Grumpy Posts

Besides the delicate grumpiness which is gratuitously scattered throughout this blog like the golden rays of light in a gentle sunset, there exist a few blog posts which have been written with the express purpose of venting out some major grumpiness.

Here is a list of them:

On Full Stack Developers

On UUIDs and GUIDs

On scripting languages

Why Oracle sucks

The GWX (Get Windows 10) KB3035583 trojan horse

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(The list will be extended as more posts are added.)


On Full Stack Developers

Q: How does a full stack developer sleep?
 A: They don't sleep, they REST.

Almost every single company delivering some kind of product on the web since the early 2010s seems to be looking to hire full-stack developers.  Full stack development is all the rage.  If you are an employer, you can't possibly be doing it right unless you are hiring full-stack developers to do the job.  If you are a programmer, you are not particularly employable unless you can work with the full stack.

It is almost as if software architectures requiring individual programmers to work on every single layer of the entire stack are a good thing. It is almost as if the the job market is full of programmers who are actually capable of working on every layer of the stack.  And it is almost as if they could possibly be any good at that. Or any part of it.

How did it all go so wrong?


Rich Hickey - Simple Made Easy

"Simple Made Easy" presentation by Rich Hickey from the InfoQ Software Development Conference, recorded at Strangeloop 2011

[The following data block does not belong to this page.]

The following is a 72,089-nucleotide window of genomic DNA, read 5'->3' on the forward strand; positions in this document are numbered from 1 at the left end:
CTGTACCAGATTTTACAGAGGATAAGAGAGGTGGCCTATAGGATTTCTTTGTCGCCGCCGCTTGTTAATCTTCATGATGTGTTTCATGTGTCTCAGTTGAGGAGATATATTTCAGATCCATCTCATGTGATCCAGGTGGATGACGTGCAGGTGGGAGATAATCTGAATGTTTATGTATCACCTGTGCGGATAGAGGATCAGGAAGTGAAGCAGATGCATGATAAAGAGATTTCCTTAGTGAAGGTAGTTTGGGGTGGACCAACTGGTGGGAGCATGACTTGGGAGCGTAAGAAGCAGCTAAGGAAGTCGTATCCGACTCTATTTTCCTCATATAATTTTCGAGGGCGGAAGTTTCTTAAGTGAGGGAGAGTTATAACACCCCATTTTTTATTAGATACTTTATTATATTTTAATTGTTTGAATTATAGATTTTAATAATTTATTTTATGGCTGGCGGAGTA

It is best to watch this presentation here: https://www.infoq.com/presentations/Simple-Made-Easy Where the slideshow plays alongside with the video. (It is a lot better like that.)

My notes on the presentation:

"Simplicity is prerequisite for reliability" - Edsger W. Dijkstra

Simple vs. Complex, Easy vs. Hard


On UUIDs and GUIDs

Universally Unique Identifiers (UUIDs) otherwise called Globally Unique Identifiers (GUIDs) are 128-bit numbers that are often used to identify information. In its canonical representation, a UUID looks like this: 2205cf3e-139c-4abc-be2d-e29b692934b0  

The Wikipedia entry for Universally Unique Identifier (https://en.wikipedia.org/wiki/Universally_unique_identifier) says that they are "for practical purposes unique" and that "while the probability that a UUID will be duplicated is not zero, it is so close to zero as to be negligible."  Wikipedia then does the math and shows that if 103 trillion UUIDs are generated, the chance of duplication among them is one in a billion.

Great.  Now, let me tell you why I hate UUIDs.